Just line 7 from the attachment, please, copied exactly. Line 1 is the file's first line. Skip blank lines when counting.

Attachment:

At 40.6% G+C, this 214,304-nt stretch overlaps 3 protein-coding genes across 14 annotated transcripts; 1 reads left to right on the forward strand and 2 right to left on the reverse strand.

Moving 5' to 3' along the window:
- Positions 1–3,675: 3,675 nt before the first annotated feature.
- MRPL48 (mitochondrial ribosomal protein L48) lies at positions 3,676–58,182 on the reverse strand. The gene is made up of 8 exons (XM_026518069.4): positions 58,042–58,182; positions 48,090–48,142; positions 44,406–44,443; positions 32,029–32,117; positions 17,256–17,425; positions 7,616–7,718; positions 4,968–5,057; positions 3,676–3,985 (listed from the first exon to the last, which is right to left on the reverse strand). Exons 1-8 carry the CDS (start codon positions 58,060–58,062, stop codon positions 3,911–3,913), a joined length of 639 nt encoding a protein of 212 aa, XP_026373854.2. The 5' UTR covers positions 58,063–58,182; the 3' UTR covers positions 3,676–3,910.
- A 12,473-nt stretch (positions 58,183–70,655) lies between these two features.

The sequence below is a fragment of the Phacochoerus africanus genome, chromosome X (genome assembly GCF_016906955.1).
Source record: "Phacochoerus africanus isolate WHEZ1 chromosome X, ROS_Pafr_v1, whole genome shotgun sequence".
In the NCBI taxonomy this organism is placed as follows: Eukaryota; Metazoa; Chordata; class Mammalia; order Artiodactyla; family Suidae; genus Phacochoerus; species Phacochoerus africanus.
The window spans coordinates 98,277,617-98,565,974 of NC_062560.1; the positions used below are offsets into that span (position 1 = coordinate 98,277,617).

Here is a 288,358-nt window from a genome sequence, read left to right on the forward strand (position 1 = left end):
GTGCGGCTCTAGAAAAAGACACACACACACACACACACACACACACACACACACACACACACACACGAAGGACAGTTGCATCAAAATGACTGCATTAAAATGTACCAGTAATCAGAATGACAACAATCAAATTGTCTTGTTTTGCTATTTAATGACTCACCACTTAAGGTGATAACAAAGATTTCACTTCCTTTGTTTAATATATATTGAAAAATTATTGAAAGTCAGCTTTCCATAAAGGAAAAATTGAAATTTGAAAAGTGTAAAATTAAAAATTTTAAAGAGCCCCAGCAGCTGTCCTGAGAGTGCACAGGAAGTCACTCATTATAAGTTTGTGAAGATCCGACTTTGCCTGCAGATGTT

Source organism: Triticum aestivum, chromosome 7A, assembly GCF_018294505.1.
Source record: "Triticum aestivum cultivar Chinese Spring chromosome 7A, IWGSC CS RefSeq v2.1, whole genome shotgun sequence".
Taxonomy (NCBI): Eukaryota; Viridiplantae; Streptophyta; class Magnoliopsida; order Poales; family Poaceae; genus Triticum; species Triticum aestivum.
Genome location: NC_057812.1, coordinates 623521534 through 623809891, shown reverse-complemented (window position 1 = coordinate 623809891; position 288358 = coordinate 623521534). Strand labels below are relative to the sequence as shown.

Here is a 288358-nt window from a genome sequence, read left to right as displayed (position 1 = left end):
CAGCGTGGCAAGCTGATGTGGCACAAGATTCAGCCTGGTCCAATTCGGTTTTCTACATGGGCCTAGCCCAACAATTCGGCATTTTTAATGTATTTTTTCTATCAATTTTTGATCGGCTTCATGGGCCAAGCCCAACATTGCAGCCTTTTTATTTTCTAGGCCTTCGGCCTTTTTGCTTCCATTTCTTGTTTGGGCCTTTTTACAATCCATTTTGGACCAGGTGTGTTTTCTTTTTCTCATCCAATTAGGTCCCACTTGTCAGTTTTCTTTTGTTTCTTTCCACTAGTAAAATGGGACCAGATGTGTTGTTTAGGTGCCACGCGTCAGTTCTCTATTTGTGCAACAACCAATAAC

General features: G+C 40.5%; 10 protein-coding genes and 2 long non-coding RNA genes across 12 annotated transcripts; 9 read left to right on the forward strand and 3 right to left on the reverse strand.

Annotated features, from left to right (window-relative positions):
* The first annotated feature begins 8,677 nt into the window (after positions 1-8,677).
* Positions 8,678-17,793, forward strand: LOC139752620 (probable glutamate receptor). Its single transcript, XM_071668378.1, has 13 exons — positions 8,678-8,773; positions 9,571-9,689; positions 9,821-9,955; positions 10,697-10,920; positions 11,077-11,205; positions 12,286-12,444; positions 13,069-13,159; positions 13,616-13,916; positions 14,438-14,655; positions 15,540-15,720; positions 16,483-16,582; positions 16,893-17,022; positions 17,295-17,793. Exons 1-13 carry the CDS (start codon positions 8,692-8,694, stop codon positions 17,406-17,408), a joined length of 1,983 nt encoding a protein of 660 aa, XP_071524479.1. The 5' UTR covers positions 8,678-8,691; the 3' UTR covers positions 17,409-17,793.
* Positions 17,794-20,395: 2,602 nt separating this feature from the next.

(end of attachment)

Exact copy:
Source record: "Phacochoerus africanus isolate WHEZ1 chromosome X, ROS_Pafr_v1, whole genome shotgun sequence".